[ h u r r i c a n e s : p r e p a r a t i o n ]
- The best way to prepare for a hurricane is to listen to NOAA warnings. Knowing when and where a hurricane will strike will give you precious time to flee or protect yourself. Sometimes, even concrete walls of a building are not enough to ward off a hurricaneís full power. Storm winds can force water into masonry, causing them to weaken and crumble.
- Make sure your car is full of gas.
- Be aware of changing weather conditions around you, especially dark skies, rising winds, and rain.
- Put trash cans, gardening tools, barbecues, toys, outdoor furniture, and any other unconfined objects inside or attach them firmly to the ground.
- If you are near the coast, watch for incoming waves.
- If in the water or a boat, get to land immediately and find shelter from the storm.
- Make sure any water vehicles are securely fastened.
- Keep your ears open for storm warning updates.
- Fortify windows and close windows because hurricane winds can break windows. Try crisscrossing them with tape to make them more shatter-resistant.
- Take care that pets and animals are secure.
- Secure objects inside the house that could fly around.
- Check food, camping, and emergency equipment.
- Move people and valuables to the side away from the wind.
- Have fresh batteries for flashlights and portable radios.
- Store water in plastic bottles, jugs, pots, pans, and bathtubs.
- If you live in an R.V. or mobile home, leave to a designated shelter. Staying in a mobile home or beach house during is hurricane is also very risky, for they can be flattened, blown over, or swept away in floods. Those near shore are at risk from higher-than-normal waves.
- For those choosing to stay in mobile homes during the storm, try tying them down firmly with cables.
- People in low-lying areas need to seek shelter when hurricane warnings are issued. It is best to go to high ground 15 or 20 miles away from the coast, for hurricanes can bring ten-foot-high waves or higher.
- Leash pets or place them in carriers.
- Plan a quick, reliable escape route to safer high ground.
- Stay inside the house if your home is built solidly on high ground.
- Do not try to rescue people or animals during the hurricane.
- Know that the eye of the storm is the calm center and can last from minutes to half an hour. Do not go outside until you hear the all-clear signal. Many of the people who perish in hurricanes are those who venture outside to see the damage, or those who try to swim or ride high ocean waves. During 1967ís Hurricane Beulah, a 15-year-old Texan girl went surfing through the huge waves during the eye. She was drowned when the second part of the hurricane hit.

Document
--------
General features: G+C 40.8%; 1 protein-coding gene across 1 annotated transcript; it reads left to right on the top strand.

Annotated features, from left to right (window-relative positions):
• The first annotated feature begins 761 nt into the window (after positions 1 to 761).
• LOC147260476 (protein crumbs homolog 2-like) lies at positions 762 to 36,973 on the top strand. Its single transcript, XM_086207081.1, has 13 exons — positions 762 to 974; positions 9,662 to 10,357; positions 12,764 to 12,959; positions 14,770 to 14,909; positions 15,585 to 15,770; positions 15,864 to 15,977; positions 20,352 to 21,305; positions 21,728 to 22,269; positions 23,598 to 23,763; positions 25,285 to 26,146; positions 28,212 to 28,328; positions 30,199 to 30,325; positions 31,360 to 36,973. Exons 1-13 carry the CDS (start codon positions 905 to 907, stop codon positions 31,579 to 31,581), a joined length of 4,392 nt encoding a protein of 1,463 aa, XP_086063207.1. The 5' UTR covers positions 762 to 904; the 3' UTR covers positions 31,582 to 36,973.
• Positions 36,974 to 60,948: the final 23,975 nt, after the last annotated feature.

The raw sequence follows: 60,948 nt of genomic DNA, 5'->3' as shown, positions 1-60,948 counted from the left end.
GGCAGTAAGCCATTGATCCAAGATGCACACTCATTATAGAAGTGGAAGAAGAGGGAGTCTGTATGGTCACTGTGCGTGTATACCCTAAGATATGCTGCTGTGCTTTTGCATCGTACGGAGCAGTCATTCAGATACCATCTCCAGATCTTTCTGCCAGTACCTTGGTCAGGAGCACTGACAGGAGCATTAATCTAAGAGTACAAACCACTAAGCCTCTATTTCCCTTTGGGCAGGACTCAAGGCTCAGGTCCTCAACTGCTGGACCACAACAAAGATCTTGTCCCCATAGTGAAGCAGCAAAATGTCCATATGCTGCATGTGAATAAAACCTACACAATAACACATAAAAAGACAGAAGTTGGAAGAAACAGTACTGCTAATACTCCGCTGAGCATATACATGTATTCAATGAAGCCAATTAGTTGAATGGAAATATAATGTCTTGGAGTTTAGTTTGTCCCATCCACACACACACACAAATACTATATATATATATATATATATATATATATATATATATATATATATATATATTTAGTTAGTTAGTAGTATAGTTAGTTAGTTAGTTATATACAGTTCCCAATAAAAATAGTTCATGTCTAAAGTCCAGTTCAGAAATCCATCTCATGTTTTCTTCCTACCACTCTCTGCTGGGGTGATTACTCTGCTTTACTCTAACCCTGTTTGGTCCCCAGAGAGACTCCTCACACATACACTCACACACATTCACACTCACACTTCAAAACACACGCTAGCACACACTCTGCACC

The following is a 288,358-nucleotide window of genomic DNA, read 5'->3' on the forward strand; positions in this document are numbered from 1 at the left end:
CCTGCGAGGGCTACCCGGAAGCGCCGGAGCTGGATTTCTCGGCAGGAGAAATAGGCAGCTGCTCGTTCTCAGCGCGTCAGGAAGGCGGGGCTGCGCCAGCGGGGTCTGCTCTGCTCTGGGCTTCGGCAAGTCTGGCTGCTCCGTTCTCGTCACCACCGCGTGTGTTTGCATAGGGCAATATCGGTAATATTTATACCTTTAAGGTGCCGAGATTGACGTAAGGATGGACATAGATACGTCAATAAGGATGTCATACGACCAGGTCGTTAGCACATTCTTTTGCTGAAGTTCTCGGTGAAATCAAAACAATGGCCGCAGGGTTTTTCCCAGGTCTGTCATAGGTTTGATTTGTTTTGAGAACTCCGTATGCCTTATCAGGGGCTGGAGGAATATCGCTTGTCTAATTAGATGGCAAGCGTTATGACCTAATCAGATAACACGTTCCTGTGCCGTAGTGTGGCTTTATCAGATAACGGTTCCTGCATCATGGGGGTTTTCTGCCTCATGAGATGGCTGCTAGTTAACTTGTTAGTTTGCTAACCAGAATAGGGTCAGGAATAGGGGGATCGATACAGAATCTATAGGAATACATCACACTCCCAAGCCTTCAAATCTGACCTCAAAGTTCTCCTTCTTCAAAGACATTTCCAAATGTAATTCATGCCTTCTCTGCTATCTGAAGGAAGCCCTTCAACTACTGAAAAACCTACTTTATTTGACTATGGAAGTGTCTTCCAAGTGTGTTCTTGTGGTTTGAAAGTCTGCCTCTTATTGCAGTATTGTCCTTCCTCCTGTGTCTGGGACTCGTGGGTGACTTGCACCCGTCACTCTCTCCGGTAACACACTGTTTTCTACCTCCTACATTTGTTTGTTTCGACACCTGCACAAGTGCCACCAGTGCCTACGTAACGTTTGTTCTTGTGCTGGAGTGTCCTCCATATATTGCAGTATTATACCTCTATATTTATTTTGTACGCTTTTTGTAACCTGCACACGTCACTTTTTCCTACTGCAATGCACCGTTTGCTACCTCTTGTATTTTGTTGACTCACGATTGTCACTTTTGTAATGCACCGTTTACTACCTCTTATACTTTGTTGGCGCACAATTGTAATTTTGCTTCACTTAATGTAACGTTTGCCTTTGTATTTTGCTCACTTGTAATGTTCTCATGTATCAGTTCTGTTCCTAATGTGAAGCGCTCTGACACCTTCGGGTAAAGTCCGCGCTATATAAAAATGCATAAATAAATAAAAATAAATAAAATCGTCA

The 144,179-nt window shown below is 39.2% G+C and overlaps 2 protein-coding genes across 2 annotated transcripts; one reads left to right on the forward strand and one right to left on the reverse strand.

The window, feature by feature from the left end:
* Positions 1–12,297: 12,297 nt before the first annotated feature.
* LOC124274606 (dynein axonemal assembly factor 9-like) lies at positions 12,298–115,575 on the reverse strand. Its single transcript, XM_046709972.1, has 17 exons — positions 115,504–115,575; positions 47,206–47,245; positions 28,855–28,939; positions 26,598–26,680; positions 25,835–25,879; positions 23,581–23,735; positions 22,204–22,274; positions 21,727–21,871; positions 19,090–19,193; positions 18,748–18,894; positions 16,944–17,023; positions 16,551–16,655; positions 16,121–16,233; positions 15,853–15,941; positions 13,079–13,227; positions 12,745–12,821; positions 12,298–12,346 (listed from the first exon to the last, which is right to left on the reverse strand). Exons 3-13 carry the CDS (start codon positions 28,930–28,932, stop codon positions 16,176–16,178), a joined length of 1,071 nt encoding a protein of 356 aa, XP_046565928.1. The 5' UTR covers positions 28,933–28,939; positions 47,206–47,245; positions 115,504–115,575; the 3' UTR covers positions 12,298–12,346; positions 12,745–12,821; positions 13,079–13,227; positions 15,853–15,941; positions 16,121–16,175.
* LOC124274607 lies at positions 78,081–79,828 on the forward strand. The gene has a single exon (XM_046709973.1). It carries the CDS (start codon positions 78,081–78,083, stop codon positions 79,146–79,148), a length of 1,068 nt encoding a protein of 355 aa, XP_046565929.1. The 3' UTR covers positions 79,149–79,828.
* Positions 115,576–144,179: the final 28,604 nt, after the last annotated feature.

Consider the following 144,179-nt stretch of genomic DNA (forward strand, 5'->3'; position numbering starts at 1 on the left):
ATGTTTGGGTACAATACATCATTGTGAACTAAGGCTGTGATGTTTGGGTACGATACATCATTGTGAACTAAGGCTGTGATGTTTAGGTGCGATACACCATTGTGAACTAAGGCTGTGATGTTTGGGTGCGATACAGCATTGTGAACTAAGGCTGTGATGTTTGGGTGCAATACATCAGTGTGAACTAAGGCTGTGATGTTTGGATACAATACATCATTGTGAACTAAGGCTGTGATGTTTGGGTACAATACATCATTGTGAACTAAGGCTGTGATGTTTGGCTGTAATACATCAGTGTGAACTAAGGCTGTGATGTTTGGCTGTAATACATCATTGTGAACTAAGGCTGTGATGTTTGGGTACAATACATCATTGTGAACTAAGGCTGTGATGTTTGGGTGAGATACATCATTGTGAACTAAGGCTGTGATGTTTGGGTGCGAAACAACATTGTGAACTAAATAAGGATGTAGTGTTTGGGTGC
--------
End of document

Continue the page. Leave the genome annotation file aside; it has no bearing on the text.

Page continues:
- Weather the storm inside a basement or storm cellar if you have one.
- If you do not have a basement or storm cellar, stay in the lowest story of the building. Remember to stay away from windows.
- In you are sitting in a wheelchair, set the brake and protect your head.
- If you are outside, find cover and get down.
- If you are driving, stop the car, get out, and find cover.
- Stay away from trees, buildings, windows, and power lines.
- For those living in the city, avoid downtown areas.
- Turn the refrigerator to maximum cold and open it as little as you can.
- Leave a few windows on the side away from the wind slightly open to prevent air pressing from building and blowing out walls.
- Eat the food that will perish most easily first. Donít use any tap water unless you are sure it isnít contaminated.
- Never stay outside to watch the storm because its fierce winds are extremely dangerous. You could be struck by flying debris or electrocuted by falling power lines. Huge waves and flood waters can sweep unwary people away.
- Check for injuries and help the wounded if necessary.
- Dress in heavy shoes and clothing.
- If you must drive (avoid it if possible), be careful of debris and collapsible roads. Also watch out for landslides.
- Avoid rivers and streams.
- Turn on your radio or TV for information regarding flood warnings, shelter locations, road conditions, emergency first aid stations, and evacuation routes.
- If you need medical help, go to a Red Cross station.
- Keep out of the way of relief crews and emergency rescue workers.
- Look out for loose electrical wires, and report them to officials.
- Fallen power lines (especially those lying in water!), weakened tree limbs, reptiles, and collapsing structures are still dangers to be cautious of.
- Report broken water mains and sewers to the utility companies.
- Do not go into an unstable-looking house.
- Even after checking for gas leaks, donít light matches.
- Clean up any spills if possible.
- Do not use phones except for emergencies.
- Keep animals under control.
- If necessary, evacuate.
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Forces of Nature: ThinkQuest 2000 (Team #C003603)